Sunday, July 28, 2013

Attention and Definitions

It is striking how pieces of music have become "things" instead of embodied experiences.  Consider the "Moonlight" sonata from the standpoint of the player.  What is there in either the first or last movement that compels but really compels attention? 

To me these two movements epitomize all that is boring in music: repetitive patterns, obsessively predictable beats.  I maintain that this boredom constitutes an imperative to dig deeper, to seek elsewhere, to ask for more and don't stop until you attain it, and by "more" I do not mean faster and louder.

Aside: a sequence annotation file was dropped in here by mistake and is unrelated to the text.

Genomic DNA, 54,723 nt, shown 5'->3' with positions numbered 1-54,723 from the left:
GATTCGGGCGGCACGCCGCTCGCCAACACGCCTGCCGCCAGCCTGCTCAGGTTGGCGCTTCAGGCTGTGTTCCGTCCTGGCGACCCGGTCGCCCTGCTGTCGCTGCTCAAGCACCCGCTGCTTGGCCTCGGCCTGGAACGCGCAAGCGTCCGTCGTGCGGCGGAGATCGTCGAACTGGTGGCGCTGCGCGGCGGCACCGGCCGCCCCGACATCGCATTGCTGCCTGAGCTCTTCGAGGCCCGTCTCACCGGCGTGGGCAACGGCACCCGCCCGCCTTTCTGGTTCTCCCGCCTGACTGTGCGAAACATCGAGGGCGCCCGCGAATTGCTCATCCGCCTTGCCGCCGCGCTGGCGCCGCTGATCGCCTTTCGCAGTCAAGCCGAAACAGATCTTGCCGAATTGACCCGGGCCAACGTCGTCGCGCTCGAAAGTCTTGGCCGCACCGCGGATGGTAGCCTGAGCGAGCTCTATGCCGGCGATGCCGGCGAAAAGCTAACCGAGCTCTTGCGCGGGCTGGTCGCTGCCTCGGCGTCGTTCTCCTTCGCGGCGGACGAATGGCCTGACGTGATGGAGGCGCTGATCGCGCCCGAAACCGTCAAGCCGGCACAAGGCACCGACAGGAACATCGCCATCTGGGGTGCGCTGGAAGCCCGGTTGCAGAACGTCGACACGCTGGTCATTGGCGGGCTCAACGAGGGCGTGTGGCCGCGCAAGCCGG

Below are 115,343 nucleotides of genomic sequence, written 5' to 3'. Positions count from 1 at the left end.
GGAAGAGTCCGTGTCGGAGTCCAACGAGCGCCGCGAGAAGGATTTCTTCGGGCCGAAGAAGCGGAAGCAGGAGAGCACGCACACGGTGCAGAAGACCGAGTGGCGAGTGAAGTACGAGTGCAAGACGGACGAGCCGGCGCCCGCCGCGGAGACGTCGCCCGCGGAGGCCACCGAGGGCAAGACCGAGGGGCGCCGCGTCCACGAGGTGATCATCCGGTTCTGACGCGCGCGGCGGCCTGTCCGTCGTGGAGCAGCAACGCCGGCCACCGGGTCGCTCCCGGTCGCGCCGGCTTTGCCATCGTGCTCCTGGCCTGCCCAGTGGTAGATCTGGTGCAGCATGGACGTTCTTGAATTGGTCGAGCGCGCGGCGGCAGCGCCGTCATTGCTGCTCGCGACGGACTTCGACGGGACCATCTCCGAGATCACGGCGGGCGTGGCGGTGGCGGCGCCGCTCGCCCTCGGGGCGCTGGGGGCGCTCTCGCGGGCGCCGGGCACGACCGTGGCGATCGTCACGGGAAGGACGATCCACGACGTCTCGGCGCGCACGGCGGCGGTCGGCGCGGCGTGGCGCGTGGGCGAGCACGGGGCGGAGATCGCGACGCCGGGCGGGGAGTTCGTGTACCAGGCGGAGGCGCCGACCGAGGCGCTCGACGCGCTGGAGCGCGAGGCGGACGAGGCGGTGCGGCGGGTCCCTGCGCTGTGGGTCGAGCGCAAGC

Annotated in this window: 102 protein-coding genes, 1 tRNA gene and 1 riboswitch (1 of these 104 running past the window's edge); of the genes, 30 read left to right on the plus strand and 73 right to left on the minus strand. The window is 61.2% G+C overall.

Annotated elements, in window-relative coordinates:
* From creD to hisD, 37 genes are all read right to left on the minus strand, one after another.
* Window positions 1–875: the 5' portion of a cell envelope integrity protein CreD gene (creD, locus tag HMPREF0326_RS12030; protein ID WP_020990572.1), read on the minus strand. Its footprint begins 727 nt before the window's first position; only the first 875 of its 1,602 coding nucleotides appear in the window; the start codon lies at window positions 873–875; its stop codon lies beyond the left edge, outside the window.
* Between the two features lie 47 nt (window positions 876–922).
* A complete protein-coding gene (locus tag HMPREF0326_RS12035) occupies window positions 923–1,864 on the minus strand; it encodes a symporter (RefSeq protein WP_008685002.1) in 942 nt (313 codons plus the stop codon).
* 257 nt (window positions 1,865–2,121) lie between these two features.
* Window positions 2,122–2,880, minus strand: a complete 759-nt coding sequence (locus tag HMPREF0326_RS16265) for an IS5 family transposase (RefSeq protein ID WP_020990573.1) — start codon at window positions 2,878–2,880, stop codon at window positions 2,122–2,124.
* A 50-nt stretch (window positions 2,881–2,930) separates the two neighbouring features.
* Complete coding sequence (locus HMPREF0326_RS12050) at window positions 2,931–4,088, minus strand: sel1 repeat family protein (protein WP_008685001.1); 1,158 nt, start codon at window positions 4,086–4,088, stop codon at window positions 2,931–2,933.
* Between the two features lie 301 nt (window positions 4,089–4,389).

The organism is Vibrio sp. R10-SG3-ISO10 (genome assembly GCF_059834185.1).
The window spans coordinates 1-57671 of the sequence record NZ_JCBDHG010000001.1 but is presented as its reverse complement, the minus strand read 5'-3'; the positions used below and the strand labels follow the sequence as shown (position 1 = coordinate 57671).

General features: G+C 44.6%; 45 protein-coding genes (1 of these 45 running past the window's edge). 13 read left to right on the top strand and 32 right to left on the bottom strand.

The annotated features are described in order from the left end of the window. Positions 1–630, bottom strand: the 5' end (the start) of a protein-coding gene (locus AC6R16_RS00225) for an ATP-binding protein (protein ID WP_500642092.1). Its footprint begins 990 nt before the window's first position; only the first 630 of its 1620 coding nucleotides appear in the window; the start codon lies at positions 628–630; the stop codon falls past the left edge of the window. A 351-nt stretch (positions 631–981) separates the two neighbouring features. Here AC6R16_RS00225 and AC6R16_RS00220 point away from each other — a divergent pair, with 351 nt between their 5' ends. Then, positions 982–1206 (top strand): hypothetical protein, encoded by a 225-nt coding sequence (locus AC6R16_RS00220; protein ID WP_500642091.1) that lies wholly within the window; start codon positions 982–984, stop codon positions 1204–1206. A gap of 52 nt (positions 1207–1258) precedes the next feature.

My own boredom has led me to observe words in Beethoven's tempo indications.  I now believe that Presto means that the note values that determine speed are not quarter notes but the smallest note values in the composition, whatever they be.  This makes Presto fundamentally different from Allegro, which is a quarter-note-based concept consisting of the ratio of 4:1. 

Such shifts in metric basis make for some pretty interesting insights into all of Beethoven's Presto movements.